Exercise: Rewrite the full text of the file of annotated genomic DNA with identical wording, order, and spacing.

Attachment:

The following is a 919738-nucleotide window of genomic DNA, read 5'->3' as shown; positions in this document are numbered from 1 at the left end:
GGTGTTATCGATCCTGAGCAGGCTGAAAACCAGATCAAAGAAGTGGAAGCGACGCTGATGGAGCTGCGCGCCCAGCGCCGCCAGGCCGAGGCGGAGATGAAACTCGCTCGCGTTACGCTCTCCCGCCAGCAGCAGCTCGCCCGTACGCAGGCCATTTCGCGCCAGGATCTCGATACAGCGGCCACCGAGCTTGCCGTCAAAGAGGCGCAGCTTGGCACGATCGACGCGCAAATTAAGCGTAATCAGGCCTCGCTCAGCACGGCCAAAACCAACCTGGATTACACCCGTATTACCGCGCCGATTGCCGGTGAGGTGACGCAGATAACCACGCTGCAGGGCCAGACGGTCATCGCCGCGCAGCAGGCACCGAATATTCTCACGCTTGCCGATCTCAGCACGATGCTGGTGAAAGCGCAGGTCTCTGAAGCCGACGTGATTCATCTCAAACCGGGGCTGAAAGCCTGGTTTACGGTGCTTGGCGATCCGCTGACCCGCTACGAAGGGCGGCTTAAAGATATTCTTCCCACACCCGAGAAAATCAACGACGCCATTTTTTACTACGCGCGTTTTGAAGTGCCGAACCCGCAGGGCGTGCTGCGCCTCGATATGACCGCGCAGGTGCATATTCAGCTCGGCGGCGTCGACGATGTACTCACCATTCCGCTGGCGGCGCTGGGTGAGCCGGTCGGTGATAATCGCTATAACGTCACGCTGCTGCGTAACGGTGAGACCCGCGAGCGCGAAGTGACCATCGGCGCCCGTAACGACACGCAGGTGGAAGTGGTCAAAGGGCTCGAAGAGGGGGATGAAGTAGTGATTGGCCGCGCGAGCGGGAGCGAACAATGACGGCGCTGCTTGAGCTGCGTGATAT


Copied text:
The following is a 919738-nucleotide window of genomic DNA, read 5'->3' as shown; positions in this document are numbered from 1 at the left end:
GGTGTTATCGATCCTGAGCAGGCTGAAAACCAGATCAAAGAAGTGGAAGCGACGCTGATGGAGCTGCGCGCCCAGCGCCGCCAGGCCGAGGCGGAGATGAAACTCGCTCGCGTTACGCTCTCCCGCCAGCAGCAGCTCGCCCGTACGCAGGCCATTTCGCGCCAGGATCTCGATACAGCGGCCACCGAGCTTGCCGTCAAAGAGGCGCAGCTTGGCACGATCGACGCGCAAATTAAGCGTAATCAGGCCTCGCTCAGCACGGCCAAAACCAACCTGGATTACACCCGTATTACCGCGCCGATTGCCGGTGAGGTGACGCAGATAACCACGCTGCAGGGCCAGACGGTCATCGCCGCGCAGCAGGCACCGAATATTCTCACGCTTGCCGATCTCAGCACGATGCTGGTGAAAGCGCAGGTCTCTGAAGCCGACGTGATTCATCTCAAACCGGGGCTGAAAGCCTGGTTTACGGTGCTTGGCGATCCGCTGACCCGCTACGAAGGGCGGCTTAAAGATATTCTTCCCACACCCGAGAAAATCAACGACGCCATTTTTTACTACGCGCGTTTTGAAGTGCCGAACCCGCAGGGCGTGCTGCGCCTCGATATGACCGCGCAGGTGCATATTCAGCTCGGCGGCGTCGACGATGTACTCACCATTCCGCTGGCGGCGCTGGGTGAGCCGGTCGGTGATAATCGCTATAACGTCACGCTGCTGCGTAACGGTGAGACCCGCGAGCGCGAAGTGACCATCGGCGCCCGTAACGACACGCAGGTGGAAGTGGTCAAAGGGCTCGAAGAGGGGGATGAAGTAGTGATTGGCCGCGCGAGCGGGAGCGAACAATGACGGCGCTGCTTGAGCTGCGTGATAT